The 40 bps rate hike came just a month after RBI was fully comfortable about the situation including inflation. What do you think has changed dramatically since then to now?
RBI made it clear that even in the last meeting, they will be driven by data which is coming and the situation is extremely volatile because of the war in Ukraine and therefore the resultant hikes in the oil price and also the commodity prices and edible oil all of which are important variants, important ingredients into the India’s inflation number.
Inflation had been above the benchmark for last month and it is likely to be so this month. So maybe some early data which RBI has got has led them to take this decision even within the two meetings. But as the governor explained, they did this last time to respond to the Covid pandemic and then they reduced it by 150 bps. Therefore 40 bps to react to whatever developments there are which are happening is okay.
The other thing we have to remember is that the Fed rate hike was imminent and it happened last night and therefore one has to make sure that not too much outflow happens from other markets even as FII outflow from equity markets has been happening for some time. But other markets, debt markets, bond markets all may see some outflow because of the Fed action.
There is a theory that the inflation in the country is largely supply-driven and linked closely to crude. This could compress demand and do you think the RBI should have hiked rates earlier in the first place?
Consumer demand was either flat compared to the pre-Covid period or just below that number, so therefore RBI has been supporting the demand and growth so far by not hiking rates. So hiking it earlier probably would not have been okay for the demand because the recovery was still fragile. Recovery has been improving all this while but RBI’s mandate is inflation control. So, it has to be a balance between inflation control and growth.
The Governor did talk about it in the last meeting that in case it is warranted, then inflation has to be given priority and he has done that now. Therefore, I do not think that there is any reason for him to have hiked earlier because then the growth could have been impacted and now of course since the inflation continues to be high, it is hurting people and percolating into all different cost segments not only crude driven, but also commodity driven. It is edible oil driven and so many other inputs are linked into CPI and WPI both.
Given an overview as to what is going to happen now in terms of loan rates going up and EMIs rising with immediate effect, what do you think is going to be the impact of this on retail consumers? Do you know of any sort of an impact going forward on corporate and retail loans going forward?
Four broad things are likely to happen. On one hand, retail loans for most banks including us are linked to the repo now as the external benchmark. So while we have not taken a call now and our asset liability committee will meet shortly to take a call, we have seen some banks already hiking these rates. It is a natural thing that the pass through will happen and so those rates will go up and therefore the EMIs will also go up.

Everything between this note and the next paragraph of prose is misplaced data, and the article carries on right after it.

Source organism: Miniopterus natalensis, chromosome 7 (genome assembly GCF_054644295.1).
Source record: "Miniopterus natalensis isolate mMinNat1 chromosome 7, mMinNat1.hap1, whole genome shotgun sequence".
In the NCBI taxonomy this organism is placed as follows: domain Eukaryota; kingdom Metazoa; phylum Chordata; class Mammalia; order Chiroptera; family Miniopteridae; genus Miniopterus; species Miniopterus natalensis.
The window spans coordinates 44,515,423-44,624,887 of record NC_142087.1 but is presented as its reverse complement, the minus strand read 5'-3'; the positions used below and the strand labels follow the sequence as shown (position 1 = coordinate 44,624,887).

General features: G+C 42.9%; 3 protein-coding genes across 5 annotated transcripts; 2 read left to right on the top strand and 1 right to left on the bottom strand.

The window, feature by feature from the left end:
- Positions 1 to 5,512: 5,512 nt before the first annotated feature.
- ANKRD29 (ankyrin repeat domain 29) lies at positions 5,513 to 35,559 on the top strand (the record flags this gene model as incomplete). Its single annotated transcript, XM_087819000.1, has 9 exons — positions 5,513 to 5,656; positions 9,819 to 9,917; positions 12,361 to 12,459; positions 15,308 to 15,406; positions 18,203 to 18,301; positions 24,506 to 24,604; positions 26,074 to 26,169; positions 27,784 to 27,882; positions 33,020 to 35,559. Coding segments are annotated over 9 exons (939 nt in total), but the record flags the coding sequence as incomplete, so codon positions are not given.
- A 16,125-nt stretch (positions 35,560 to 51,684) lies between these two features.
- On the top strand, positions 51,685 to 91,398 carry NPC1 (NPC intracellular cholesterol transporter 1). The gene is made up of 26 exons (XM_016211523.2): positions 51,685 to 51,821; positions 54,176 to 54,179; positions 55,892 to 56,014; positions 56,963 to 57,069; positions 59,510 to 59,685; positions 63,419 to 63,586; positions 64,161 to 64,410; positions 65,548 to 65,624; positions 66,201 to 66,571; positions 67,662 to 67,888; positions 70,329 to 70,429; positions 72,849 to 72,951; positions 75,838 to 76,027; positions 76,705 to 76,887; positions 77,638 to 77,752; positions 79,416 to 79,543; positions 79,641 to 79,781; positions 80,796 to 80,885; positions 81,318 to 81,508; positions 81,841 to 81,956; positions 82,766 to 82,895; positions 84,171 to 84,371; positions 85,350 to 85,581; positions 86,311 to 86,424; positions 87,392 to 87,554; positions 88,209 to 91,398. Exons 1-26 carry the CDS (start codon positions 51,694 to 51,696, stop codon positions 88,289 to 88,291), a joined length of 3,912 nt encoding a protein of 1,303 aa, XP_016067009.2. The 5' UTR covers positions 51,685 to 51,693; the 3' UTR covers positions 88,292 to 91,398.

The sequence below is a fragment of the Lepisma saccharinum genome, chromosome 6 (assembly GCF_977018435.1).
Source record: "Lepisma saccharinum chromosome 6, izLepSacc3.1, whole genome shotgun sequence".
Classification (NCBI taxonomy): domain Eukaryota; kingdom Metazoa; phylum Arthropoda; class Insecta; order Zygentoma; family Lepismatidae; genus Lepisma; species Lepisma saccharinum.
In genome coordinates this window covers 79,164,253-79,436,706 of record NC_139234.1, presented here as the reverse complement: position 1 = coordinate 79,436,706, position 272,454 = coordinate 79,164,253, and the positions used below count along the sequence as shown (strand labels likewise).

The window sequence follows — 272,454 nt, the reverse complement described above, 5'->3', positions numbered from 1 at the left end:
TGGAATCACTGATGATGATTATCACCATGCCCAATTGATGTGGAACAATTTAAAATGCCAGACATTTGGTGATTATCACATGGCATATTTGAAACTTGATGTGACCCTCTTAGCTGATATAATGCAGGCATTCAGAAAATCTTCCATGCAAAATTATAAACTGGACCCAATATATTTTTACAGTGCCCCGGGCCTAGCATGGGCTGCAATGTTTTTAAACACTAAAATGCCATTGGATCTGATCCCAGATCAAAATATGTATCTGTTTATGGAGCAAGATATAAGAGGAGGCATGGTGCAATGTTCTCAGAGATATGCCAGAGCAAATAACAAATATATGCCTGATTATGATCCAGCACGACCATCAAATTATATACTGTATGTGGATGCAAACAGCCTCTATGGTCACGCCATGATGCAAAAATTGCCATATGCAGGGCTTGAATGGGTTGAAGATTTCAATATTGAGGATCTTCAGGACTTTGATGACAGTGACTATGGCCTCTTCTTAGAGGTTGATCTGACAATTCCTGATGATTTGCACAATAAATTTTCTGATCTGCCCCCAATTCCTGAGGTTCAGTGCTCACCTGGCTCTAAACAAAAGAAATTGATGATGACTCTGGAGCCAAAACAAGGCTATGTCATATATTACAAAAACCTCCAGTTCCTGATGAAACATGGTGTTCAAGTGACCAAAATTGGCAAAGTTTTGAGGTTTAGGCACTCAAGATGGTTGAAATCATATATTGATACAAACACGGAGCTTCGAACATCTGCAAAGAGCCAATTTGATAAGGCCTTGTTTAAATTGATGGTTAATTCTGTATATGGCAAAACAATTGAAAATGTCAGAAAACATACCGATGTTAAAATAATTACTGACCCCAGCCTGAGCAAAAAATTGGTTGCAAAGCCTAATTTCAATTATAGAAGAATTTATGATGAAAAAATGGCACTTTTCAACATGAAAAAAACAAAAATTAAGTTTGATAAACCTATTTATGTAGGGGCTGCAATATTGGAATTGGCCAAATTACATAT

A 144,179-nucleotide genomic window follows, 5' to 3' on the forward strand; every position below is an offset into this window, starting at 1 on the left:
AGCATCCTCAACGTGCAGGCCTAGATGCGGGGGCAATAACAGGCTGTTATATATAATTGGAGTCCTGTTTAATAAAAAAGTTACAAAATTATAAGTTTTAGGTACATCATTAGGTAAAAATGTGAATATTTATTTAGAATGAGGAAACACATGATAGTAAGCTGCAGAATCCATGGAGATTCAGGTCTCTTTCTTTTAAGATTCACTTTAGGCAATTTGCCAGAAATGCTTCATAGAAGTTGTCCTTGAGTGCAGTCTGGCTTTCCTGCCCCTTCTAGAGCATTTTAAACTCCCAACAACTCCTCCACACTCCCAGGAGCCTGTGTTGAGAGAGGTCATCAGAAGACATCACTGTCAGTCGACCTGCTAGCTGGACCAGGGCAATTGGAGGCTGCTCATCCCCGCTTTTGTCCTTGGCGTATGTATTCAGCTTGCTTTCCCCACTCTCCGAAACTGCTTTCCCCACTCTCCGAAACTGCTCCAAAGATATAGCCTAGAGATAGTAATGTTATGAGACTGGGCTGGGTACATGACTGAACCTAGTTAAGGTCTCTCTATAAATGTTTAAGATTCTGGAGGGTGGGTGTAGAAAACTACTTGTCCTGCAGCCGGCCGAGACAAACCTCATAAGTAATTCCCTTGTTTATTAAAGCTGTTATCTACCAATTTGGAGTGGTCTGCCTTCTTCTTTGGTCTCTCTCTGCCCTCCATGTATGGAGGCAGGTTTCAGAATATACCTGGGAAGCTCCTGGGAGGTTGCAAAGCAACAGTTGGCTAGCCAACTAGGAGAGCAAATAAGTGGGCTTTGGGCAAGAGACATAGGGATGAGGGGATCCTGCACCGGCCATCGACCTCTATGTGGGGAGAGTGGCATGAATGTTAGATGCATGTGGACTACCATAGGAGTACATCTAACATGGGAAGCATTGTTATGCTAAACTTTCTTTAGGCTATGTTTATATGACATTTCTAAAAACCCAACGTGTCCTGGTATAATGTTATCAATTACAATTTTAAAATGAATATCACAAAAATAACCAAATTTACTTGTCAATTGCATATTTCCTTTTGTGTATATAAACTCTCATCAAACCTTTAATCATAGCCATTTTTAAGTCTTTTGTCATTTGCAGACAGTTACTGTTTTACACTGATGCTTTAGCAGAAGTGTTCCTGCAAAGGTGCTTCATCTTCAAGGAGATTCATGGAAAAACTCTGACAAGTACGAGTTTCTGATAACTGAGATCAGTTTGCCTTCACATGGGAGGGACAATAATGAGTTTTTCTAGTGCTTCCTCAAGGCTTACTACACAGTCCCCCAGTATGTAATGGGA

As far as other corporates are concerned, they have been deleveraging for the last two years. So for large corporates, I do not think there is too much impact. In any case, the interest cost was about 8% to 10% for most corporates and even lower for those who have deleveraged faster. So for them, it would not make too much of a difference. Of course, some interest hikes, some impact will be there because the market bond rates etc. also will go up but overall, I do not think the corporates will have too much of an impact.
It is the MSME sector which typically is a larger borrower of about 15% to 20% of their costs in interest. So, typically there may be some impact to MSMEs but overall, the rates for MSMEs are quite low and when they are supported by similar schemes, I do not think it is going to be a make or break situation for them because for them the more important thing is liquidity and timely availability of credit. So as long as we focus on making credit available to them. they should be able to absorb this cost.
No doubt it is a hike from where they were from presently, but since the system as a whole is moving, this should happen and finally the risk pricing we have been talking about from SBI and others as well, was not very proper earlier. There were loan rates which were lower than the sovereign rate and that is not a good idea. Therefore, some risk correction and pricing based on the risk will happen now which is a good thing for the overall system. That is the overall sense I get from this.
Could you help break down the impact of this on bank margins as well as on profitability? What does it mean for SBI in particular and how do your workings then change?
Our ALCO (asset liability committee) still has to take a call on this assuming that the rate hike passes through at 40 bps because that is clearly directly linked to the repo rate and so that portion of rates will increase. On the other side, we had hiked MCLR by 10 bps earlier. We will have to do a reworking on that to see what is the impact overall. The impact of the CRR hike, which takes away some liquidity and therefore some availability of credit for us, is very minimal, just about 2 bps for us and that is not too large.
At the same time, how much hike, if any, will do in MCLR is something we still have to work out. Therefore on balance, the impact on margins is not likely to be significant. In fact, margins may see some improvement because of this direct linked hike which is going to happen. On the deposit side, we have been raising rates and over time, for most of the maturities we will look to raise rates. Net-net, the impact on margins for us is not likely to be too significant.